I've also been reading about missionary care recently, and random theological books I picked up for free from the Bible College Library (the books you pick up from there are mostly theological in nature). What are you interested in?

Joshua said...

I read Jane Eyre in twelfth grade English and I actually did like it. We may have dissected it a bit too much for me to want to read it a second time this soon, though. It's hard to forget things like "Mr. Rochester's wife had syphilis" because to me, that wasn't obvious at all, but it casts a definitely bad angle on some things.

I'm not really interested in tea, since I don't drink it, but I suppose I could check out that book if you thought it would make be interesting regardless. I did have my sister reserve The Heavenly Man and I also checked out a history of Arab Americans from the library's new non-fiction shelf. Part of the problem is there's so much non-fiction and I'm not sure I'm interested in any of it, so I don't know where to start (unlike fiction, where I head straight to the fantasy section).

If I wanted theological books (and I probably should read some) I can go into our own library: my parents have quite a few. I tried to read Mere Christianity a while back but I think I only got through the fourth chapter. Part of the problem is perhaps that I have trouble agreeing completely with any of these authors. I don't know why that wouldn't also apply to fiction, except that perhaps it's all made up so I can throw it away wholesale.

I have read The Cross and the Switchblade (David Wilkerson) and No Compromise (Keith Green). I don't remember if I've read Through Gates of Splendor but I should probably chase it down. I haven't read any of these in a while (I reread The Cross and the Switchblade most recently, sometime last year I think). I enjoy reading people's testimonies like this, but the problem is, they are sometimes a little crazy (well, maybe that's only Keith Green.) Can you suggest other books in this line?

Thanks for all your suggestions, by the way, I may check out Blue Like Jazz at least.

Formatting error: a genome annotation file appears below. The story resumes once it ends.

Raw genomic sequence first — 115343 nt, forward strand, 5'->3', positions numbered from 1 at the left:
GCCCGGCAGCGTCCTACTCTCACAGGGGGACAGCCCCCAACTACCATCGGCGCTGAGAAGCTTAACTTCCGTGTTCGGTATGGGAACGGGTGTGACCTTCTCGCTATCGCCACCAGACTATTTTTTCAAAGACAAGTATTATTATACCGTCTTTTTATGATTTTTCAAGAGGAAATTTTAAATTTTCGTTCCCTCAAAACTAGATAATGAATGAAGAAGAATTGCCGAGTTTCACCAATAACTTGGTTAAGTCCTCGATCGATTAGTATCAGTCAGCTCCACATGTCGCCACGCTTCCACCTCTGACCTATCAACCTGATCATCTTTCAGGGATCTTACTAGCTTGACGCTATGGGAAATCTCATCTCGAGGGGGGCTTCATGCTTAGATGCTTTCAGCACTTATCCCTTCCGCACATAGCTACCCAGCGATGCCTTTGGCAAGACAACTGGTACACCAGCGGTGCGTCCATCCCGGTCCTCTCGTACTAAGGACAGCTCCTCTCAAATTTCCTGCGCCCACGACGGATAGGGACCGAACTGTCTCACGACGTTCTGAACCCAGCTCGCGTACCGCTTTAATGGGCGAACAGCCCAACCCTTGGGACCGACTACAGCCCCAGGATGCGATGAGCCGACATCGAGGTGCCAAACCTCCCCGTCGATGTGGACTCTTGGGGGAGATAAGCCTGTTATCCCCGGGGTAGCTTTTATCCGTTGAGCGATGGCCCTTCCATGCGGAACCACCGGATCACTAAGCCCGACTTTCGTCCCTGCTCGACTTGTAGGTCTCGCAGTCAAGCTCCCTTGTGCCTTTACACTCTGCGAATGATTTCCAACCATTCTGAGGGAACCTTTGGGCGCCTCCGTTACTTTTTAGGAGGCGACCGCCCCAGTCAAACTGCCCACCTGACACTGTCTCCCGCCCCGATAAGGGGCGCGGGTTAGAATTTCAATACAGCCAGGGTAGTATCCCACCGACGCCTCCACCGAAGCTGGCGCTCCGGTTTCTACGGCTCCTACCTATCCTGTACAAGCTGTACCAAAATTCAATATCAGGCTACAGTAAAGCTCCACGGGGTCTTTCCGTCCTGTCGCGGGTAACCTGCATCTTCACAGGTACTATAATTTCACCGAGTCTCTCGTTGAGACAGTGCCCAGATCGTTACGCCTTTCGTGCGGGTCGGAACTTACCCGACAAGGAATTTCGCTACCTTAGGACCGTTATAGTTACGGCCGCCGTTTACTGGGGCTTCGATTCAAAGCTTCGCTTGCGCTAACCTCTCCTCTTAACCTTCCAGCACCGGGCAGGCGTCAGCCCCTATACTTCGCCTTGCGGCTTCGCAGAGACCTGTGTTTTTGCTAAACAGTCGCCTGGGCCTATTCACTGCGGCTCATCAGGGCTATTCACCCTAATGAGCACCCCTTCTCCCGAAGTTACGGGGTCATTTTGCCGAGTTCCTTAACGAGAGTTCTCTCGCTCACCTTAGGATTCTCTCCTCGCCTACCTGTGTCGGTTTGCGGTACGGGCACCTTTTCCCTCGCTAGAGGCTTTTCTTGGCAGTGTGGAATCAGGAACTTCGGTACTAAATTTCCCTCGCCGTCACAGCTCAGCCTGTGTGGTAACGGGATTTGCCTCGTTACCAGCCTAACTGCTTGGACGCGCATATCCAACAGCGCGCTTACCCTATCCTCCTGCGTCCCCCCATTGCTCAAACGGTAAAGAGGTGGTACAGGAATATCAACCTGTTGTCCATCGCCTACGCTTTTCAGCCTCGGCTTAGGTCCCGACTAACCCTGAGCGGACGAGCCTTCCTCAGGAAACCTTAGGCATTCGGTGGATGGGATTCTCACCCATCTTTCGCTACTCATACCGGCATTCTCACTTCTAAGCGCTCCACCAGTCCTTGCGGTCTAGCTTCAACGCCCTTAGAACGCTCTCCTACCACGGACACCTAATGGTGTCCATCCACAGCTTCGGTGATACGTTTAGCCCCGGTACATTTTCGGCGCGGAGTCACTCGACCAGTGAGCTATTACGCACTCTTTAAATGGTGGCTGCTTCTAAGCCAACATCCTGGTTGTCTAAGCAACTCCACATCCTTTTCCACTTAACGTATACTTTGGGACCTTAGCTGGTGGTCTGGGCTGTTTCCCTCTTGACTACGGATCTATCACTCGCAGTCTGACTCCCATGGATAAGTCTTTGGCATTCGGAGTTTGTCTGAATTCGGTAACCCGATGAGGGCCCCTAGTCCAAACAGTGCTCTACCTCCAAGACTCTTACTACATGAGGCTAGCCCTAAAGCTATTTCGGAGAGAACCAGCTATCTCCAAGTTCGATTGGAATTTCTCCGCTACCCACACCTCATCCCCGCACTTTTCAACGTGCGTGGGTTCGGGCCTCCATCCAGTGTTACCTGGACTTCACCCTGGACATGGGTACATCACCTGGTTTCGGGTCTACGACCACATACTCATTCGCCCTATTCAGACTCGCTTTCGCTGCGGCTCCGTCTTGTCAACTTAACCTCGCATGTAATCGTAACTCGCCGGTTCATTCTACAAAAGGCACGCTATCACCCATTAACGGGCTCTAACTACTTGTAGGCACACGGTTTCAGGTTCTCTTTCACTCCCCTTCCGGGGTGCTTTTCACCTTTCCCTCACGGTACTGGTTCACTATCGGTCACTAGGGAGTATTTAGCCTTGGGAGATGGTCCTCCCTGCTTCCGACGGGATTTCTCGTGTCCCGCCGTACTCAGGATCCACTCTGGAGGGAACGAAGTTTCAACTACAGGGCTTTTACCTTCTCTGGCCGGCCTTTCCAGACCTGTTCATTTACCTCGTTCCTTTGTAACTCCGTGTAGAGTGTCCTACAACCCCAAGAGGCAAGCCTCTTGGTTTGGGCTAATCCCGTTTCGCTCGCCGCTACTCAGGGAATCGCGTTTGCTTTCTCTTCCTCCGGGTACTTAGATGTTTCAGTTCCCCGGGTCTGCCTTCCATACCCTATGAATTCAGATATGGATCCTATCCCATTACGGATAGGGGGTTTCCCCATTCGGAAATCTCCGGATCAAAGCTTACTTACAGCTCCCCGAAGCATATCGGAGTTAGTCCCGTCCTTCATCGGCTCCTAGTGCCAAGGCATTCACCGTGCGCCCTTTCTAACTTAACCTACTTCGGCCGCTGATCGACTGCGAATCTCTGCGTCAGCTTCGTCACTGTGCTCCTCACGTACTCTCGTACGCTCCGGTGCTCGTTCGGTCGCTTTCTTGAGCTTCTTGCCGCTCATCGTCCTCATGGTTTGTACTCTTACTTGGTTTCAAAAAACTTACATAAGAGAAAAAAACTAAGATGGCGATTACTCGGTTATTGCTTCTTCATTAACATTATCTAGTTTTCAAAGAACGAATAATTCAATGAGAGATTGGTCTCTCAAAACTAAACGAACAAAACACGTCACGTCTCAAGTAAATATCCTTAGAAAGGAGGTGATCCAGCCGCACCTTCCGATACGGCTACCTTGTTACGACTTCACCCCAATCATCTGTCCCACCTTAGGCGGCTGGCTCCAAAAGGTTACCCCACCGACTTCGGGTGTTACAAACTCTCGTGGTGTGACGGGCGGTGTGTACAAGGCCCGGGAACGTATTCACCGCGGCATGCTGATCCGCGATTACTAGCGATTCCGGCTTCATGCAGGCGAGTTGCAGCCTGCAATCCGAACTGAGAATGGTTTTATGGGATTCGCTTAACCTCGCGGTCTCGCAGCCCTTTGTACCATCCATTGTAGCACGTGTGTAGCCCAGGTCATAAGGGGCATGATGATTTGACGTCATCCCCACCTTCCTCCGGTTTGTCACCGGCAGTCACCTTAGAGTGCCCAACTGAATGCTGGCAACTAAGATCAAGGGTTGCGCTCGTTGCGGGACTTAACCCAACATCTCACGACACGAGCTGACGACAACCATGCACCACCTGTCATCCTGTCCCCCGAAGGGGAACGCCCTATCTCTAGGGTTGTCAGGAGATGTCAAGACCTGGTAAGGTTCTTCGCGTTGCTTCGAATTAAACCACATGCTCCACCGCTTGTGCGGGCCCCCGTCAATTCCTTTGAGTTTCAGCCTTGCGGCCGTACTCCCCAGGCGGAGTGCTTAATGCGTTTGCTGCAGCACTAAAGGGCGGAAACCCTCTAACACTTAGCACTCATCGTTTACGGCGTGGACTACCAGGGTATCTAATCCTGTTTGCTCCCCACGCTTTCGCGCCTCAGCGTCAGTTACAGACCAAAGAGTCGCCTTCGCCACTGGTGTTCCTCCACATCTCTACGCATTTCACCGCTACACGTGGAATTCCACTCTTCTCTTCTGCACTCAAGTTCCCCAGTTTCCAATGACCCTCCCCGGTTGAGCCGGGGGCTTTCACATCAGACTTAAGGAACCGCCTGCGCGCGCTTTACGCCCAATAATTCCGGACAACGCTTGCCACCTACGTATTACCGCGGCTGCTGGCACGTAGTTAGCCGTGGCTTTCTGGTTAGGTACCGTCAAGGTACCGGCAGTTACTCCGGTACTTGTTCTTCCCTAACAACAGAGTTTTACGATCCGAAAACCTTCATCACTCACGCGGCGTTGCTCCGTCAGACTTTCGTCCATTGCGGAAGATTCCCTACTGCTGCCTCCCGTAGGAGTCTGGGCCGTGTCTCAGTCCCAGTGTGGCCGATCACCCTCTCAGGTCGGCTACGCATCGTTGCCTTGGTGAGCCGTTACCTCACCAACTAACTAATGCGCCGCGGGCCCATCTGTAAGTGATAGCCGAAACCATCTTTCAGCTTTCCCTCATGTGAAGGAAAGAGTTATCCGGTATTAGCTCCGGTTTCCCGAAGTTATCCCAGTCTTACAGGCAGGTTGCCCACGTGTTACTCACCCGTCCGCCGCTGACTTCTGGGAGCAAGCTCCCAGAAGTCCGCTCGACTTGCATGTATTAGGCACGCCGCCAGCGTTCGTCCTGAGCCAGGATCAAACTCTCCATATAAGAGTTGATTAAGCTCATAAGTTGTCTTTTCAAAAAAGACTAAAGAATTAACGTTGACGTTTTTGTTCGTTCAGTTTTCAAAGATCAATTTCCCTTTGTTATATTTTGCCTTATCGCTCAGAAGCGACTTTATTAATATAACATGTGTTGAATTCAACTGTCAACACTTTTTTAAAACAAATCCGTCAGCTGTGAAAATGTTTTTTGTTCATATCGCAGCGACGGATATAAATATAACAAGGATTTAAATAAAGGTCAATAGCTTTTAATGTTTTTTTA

Amber said...

You don't have to agree with everything in a book in order for it to be a good book. I think part of learning is sorting through what is true and what is not, developing arguments and well-formed opinions, and respecting other authors/people for their opinions. I'm surprised you didn't finish Mere Christianity because you didn't agree with it - C. S. Lewis is, in my opinion, one of the few theologians who "had it right" more often than most.

I don't know what you mean, the problem with some people's testimonies are "a little crazy". Are you saying you don't believe some of the things happened? Or that you don't enjoy reading true happenings because they don't happen the way you think they should? Both of those are kind of ridiculous reasons, so I don't think you subscribe to either camp. If you're reading to learn, and not to be entertained, you'll only dismiss a book if you couldn't learn from it.

If it's Christian biographies you want to read, I'd suggest God's Smuggler. It's funny and true, about a man's journey into Christianity and then into ministry/missions delivering Bibles behind the Iron Curtain.

Hope you like it!

Joshua said...

(I've already replied to this in private, but will summarize it here for the benefit of others.)

I don't remember whether I finished Mere Christianity or not. I may not have finished it because I was too busy thinking about the chapters I had already read, and then forgot to read the rest.

When I was speaking of crazy, I was talking specifically about Keith Green, not everyone in general.